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Thinking about heart disease or the prospect of having a heart attack over the festive season is not normally on many people’s minds.
But if you weigh above your recommended body mass index (BMI), have high cholesterol, smoke, drink alcohol regularly or suffer from anxiety and stress, you are at greater risk of having a heart attack. Combined with overindulging in food and alcohol during the festive season and the added stress of Christmas, this can be a deadly combination for your heart.
Research also suggests that getting older increases the possibility of developing heart disease, and there is absolutely nothing you can do about it! Although the degree of risk varies between different studies, it is generally accepted that your risk increases after age 30, and by age 65, your risk for a heart attack can be seven times greater.
Signs and symptoms
- Gets breathless easily
- Unexplained fatigue
- Palpitations (increased heart rate)
- Feeling dizzy or light-headed
- Chest discomfort and pain, which starts when you exert yourself and stops when you rest
- Stomach pain and frequent indigestion
- Pain in your legs and cramping sensations when you walk
- Swollen ankles
If you experience any of the above symptoms, you should contact your GP so that they look at underlying medical conditions. You should always seek immediate medical attention if you experience:
- Pain in one or both arms and, or sides
- Severe chest pain, it may feel as if there is a weight on your chest or your chest is constricted
- Difficulty breathing and difficulty taking deep breaths
- Fast or irregular heartbeat
- Sudden onset of sweating for no reason or clammy skin
Diagnosis of heart disease
Early diagnosis of coronary heart disease (CHD) can prevent a heart attack. If you have symptoms that worry you, the first steps in diagnosing heart disease will usually include a physical exam, a blood pressure test, blood tests, and a chest X-ray. Depending on the results, you may be referred to a consultant cardiologist and other tests may be recommended, including:
This test involves placing sticky sensors on your chest that are attached to an EKG machine to record the electrical signals produced by your heartbeat. It can help detect a fast or slow heartbeat and irregular heart rhythms (arrhythmias), but it doesn’t always detect coronary heart disease (CHD) and is often combined with other tests. There are three types of ECG:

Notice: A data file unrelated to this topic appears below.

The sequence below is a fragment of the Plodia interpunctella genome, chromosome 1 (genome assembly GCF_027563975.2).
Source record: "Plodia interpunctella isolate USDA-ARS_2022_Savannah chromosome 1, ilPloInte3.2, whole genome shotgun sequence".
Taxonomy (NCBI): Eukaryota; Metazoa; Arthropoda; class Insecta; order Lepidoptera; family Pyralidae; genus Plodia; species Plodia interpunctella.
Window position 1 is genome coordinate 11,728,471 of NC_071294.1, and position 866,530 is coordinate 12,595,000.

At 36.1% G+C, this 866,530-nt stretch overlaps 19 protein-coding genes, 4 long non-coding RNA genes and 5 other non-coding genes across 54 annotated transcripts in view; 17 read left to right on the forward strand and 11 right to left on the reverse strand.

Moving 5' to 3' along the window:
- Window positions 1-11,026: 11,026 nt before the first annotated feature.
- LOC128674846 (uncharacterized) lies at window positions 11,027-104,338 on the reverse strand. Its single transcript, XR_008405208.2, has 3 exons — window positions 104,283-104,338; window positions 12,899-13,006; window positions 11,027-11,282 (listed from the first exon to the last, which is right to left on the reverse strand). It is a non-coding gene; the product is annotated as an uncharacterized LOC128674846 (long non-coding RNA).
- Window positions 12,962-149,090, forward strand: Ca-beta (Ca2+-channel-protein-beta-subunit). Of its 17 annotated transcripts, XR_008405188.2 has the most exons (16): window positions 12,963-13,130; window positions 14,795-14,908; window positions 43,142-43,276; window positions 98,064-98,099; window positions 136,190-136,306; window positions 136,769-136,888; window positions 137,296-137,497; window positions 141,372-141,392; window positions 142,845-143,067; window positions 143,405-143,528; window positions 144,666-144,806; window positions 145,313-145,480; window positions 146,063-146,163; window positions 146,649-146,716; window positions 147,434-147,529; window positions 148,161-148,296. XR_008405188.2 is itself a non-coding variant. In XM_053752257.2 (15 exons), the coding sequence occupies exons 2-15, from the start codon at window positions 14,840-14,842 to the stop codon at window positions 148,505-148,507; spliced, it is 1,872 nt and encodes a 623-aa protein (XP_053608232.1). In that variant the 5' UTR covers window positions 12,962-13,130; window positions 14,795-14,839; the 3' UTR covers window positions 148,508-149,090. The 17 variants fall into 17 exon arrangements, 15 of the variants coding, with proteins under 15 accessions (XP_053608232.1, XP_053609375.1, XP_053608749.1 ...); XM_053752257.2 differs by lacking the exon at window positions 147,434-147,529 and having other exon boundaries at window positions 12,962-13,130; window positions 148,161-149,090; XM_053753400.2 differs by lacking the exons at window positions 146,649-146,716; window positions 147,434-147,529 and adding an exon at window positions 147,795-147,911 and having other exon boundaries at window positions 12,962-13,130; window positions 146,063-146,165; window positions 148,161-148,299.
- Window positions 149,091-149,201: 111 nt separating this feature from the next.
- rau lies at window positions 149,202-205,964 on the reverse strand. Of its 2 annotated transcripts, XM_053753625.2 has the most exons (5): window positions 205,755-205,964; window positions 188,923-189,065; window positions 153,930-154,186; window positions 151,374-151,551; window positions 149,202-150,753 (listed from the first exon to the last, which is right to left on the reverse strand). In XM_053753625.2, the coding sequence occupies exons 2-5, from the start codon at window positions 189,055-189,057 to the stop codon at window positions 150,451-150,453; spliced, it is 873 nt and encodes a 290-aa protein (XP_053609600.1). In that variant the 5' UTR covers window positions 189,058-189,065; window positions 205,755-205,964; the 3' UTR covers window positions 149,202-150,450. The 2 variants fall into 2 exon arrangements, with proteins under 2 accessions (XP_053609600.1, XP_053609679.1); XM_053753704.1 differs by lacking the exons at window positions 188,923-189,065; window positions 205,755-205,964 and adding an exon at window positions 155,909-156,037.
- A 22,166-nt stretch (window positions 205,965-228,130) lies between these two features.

- Resting EKG – performed while sitting or lying down
- Stress EKG – performed when you use a treadmill or exercise bike
- 24 to 48-hour EKG, also called a Holter monitor – a small portable EKG machine is worn for a set period of time and you continue with normal daily activities.
This is a type of ultrasound scan that creates images of the heart and shows the movement of blood through the heart. It is used to help detect various conditions, including if a heart valve is tight or leaking, a build-up of fluid in the sac around the heart, called the pericardium, or if the heart muscle is weak or damaged due to a heart attack.
Cardiac catheterization and coronary angiogram
This is a type of X-ray used to examine your heart’s blood vessels to see if coronary arteries are narrowed or blocked. It is painless and involves inserting a small catheter (tube) into your arm, groin or leg, which injects dye into your veins so they can be seen more clearly on the X-ray.
Computerized tomography (CT) Heart scan
A CT scan involves you lying in an open-ended, tubular machine that contains an X-ray tube that rotates around your body. It is used to detect a build-up of plaque and narrowing or blockage of the arteries.
Magnetic Resonance Imaging (MRI) Heart scan
An MRI scan is usually done in a fully enclosed machine. If you are claustrophobic, this can be very stressful and you may want to request an open MRI machine. It is used to look at how the heart muscle, valves and chambers are functioning and can help diagnose a range of heart conditions, including coronary heart disease, disease of the heart muscle (cardiomyopathy) and heart valve disease.
It is also important to accept that even if you have no symptoms, you may still have heart or circulatory disease. Regardless of your age, if you live a high-risk lifestyle, you should talk to your GP for support in making changes.
Tools, resources and support for people and families living with heart disease and failure:
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